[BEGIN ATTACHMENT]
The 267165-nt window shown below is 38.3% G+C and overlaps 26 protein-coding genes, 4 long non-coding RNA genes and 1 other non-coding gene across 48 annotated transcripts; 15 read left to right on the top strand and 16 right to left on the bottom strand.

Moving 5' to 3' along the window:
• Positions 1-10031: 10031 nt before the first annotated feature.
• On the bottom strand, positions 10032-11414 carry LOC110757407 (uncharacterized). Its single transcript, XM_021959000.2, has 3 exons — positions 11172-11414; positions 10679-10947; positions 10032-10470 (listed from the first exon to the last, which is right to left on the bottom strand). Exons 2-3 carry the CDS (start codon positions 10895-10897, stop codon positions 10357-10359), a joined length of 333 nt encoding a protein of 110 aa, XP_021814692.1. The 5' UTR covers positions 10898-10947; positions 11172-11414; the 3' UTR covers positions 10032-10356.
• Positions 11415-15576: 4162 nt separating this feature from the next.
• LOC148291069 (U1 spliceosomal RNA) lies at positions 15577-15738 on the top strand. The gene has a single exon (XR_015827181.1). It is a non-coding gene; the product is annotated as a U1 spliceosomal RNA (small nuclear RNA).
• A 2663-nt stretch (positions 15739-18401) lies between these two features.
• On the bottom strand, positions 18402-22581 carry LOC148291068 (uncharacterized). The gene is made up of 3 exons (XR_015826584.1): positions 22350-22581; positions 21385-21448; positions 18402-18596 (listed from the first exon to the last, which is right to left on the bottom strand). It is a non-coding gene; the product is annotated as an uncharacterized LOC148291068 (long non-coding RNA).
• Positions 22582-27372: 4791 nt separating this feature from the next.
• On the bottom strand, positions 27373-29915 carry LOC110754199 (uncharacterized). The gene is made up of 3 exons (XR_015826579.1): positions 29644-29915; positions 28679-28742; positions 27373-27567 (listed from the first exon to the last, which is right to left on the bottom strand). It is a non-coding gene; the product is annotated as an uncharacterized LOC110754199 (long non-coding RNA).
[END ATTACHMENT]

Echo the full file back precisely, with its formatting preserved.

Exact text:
The 267165-nt window shown below is 38.3% G+C and overlaps 26 protein-coding genes, 4 long non-coding RNA genes and 1 other non-coding gene across 48 annotated transcripts; 15 read left to right on the top strand and 16 right to left on the bottom strand.

Moving 5' to 3' along the window:
• Positions 1-10031: 10031 nt before the first annotated feature.
• On the bottom strand, positions 10032-11414 carry LOC110757407 (uncharacterized). Its single transcript, XM_021959000.2, has 3 exons — positions 11172-11414; positions 10679-10947; positions 10032-10470 (listed from the first exon to the last, which is right to left on the bottom strand). Exons 2-3 carry the CDS (start codon positions 10895-10897, stop codon positions 10357-10359), a joined length of 333 nt encoding a protein of 110 aa, XP_021814692.1. The 5' UTR covers positions 10898-10947; positions 11172-11414; the 3' UTR covers positions 10032-10356.
• Positions 11415-15576: 4162 nt separating this feature from the next.
• LOC148291069 (U1 spliceosomal RNA) lies at positions 15577-15738 on the top strand. The gene has a single exon (XR_015827181.1). It is a non-coding gene; the product is annotated as a U1 spliceosomal RNA (small nuclear RNA).
• A 2663-nt stretch (positions 15739-18401) lies between these two features.
• On the bottom strand, positions 18402-22581 carry LOC148291068 (uncharacterized). The gene is made up of 3 exons (XR_015826584.1): positions 22350-22581; positions 21385-21448; positions 18402-18596 (listed from the first exon to the last, which is right to left on the bottom strand). It is a non-coding gene; the product is annotated as an uncharacterized LOC148291068 (long non-coding RNA).
• Positions 22582-27372: 4791 nt separating this feature from the next.
• On the bottom strand, positions 27373-29915 carry LOC110754199 (uncharacterized). The gene is made up of 3 exons (XR_015826579.1): positions 29644-29915; positions 28679-28742; positions 27373-27567 (listed from the first exon to the last, which is right to left on the bottom strand). It is a non-coding gene; the product is annotated as an uncharacterized LOC110754199 (long non-coding RNA).